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the plan is based on a proposal by former clinton chief of staff erskine bowles. bowles said he was flattered by the use of his name but satsz the proposal, quote -- so far, this greek fiscal drama has yet failed to return. the larger question for america, the play ends in tragedy on december 31st. joining me now from washington, is the president for -- president of americans for tax reform, conservative counter broker and the man who does not believe in unicorns, pink or otherwise, mr. grover norquist. grover, what a day to have you on the show. thanks for joining us. >> absolutely. of course, you know, north korea and -- media announced they did find unicorns in north korea. >> we don't often take our cues from them. i am one that firmly believes in the existence of unicorns somewhere and hopefully maybe in this fiscal cliff deal. grover, the first question i have for you is this, your pledge, the pledge that many republicans have signed on to, opposes any and all efforts to increase marginal income tax rates and opposes any net reduction or elimination of deductions and credi
if congress refuses to ask. we go over the fiscal cliff rates reset under bill clinton and you're negotiating a tax cut not a tax increase. other thing the way weight of public opinion since that level has moved strongly against republicans. look who the public says they're going to blame if we go over the cliff, it's republicans because they see them as having forced the issue last time around, been willing to do this this time around. one reason boehner is grumbly and nervous because he doesn't have any leverage. >> i want to point this out. this is interesting in terms of the smoke and mirrors how this will play out for the republicans. in the "wall street journal" they write obama's flexible on highest tax rates. white house's flexibility, described by bowls, confirmed by the administration officials, could envision tax rates -- tax rate increase from the current level but was less than clinton era levels. if the republicans can say, we cut taxes from where they were under clinton it gives them cover though rates may go up. a weird, if there is an act of kabuki theater that would be it, r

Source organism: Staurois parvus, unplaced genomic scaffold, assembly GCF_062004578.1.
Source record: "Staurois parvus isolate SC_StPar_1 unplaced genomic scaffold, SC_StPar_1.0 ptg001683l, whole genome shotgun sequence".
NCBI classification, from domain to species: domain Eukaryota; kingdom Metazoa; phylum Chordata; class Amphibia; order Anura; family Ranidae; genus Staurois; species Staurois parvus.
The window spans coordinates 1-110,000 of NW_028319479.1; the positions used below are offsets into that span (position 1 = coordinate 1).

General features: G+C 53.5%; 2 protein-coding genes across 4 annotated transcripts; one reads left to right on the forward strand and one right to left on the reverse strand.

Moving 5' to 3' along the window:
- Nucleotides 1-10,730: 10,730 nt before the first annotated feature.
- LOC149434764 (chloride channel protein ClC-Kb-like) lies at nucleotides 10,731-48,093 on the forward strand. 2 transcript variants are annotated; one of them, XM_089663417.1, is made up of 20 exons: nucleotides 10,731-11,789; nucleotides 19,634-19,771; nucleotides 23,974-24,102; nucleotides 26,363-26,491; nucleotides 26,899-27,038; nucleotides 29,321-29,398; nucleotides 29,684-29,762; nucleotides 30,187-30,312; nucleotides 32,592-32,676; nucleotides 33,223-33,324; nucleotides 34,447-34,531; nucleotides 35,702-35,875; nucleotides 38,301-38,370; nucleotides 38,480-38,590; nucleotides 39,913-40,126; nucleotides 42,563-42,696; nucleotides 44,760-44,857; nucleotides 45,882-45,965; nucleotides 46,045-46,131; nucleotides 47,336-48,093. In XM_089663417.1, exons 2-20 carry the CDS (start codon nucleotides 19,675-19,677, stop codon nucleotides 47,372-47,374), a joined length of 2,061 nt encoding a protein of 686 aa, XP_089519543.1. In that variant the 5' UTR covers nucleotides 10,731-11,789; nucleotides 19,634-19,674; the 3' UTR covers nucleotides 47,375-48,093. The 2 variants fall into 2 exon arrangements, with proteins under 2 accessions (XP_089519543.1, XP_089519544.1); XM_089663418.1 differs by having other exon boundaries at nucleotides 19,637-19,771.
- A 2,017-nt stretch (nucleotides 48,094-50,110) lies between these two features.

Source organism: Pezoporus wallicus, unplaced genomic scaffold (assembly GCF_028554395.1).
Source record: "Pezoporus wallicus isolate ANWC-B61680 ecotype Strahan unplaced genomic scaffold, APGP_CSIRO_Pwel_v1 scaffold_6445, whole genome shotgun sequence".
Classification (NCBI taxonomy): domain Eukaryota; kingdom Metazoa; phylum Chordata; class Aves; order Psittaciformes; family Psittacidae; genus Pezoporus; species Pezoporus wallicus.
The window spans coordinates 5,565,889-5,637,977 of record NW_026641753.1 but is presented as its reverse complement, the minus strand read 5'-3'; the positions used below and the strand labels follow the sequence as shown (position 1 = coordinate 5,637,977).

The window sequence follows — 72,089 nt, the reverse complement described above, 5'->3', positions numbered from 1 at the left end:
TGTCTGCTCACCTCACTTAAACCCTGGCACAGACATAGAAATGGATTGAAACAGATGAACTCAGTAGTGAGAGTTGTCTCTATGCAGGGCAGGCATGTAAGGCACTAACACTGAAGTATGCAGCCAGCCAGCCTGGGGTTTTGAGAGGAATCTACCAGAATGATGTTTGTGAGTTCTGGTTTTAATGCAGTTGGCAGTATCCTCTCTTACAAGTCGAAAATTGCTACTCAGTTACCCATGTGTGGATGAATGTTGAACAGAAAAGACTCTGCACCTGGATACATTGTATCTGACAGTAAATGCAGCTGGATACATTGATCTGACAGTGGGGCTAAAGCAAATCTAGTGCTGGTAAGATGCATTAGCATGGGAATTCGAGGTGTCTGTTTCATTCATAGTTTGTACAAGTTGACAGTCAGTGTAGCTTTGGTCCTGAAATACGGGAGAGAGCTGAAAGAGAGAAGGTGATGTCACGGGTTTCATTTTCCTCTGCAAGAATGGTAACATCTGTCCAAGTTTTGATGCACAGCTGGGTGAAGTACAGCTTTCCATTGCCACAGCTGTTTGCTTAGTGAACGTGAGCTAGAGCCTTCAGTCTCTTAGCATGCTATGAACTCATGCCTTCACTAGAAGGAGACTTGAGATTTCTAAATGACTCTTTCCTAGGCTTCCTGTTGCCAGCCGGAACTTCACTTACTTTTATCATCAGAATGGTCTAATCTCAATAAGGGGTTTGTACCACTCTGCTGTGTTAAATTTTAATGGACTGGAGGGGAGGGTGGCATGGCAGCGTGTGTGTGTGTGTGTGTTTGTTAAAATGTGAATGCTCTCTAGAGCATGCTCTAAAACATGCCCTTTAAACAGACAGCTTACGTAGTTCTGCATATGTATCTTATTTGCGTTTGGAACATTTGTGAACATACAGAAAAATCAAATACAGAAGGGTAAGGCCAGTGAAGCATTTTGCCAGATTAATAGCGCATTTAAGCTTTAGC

on their first $250,000 on income and for income above that amount, people would go back to paying the clinton era rates. the republican position with a few exceptions, like tom cole, is you know what, too bad. nobody gets tax relief. we republicans will hang out right for that 2%. >> let's talk about the president's position on this. times done changed is perhaps an understatement. my paraphrase of your words. the president in a "new york times" piece today calls attention to the way the president was talking about putting revenue on the table in 2011 versus 2012. he was talking about ending deductions and closing loopholes as a primary way to get revenue on the table which is a different position than he has now. play that sound for everybody so they can remember. sorry. it's a full screen. i will read the quotation. what we said was give us $1.2 trillion in additional revenues which could be accomplished without hiking tax rates but simply accomplished by eliminating loopholes, some deductions and engaging in a tax reform process to lower rates generally while broadening the base. that is d
's not a coincidence that the president was golfing with bill clinton this sudden. that is as much the president likes golf as much as an effort to say, here i am with the great dealmaker, the reasonable guy that everybody likes, regardless of whether clinton's actually giving him any advice on this although i'm sure he is. >> if you look back to the health care debate obama tried to appear reasonable last time and that didn't work well for him. what he's doing now is all the things he didn't do last time. starting with the unreasonable position, with what he wants rather than what he thinks he'll get which is a better bargaining position. he's going out and trying to get people to pick up the phone, take up, you know, twitter and facebook and tell congress we want to get this done. so he's doing a lot of the things from a negotiating standpoint that he didn't do last it time around, while still, you know, kind of queuing up the blame game as both sides are doing to make sure that other guy takes the fall if it doesn't work. >> and i think to eric's point, this is why you hear the bill crystals of the
Search Results 0 to 3 of about 4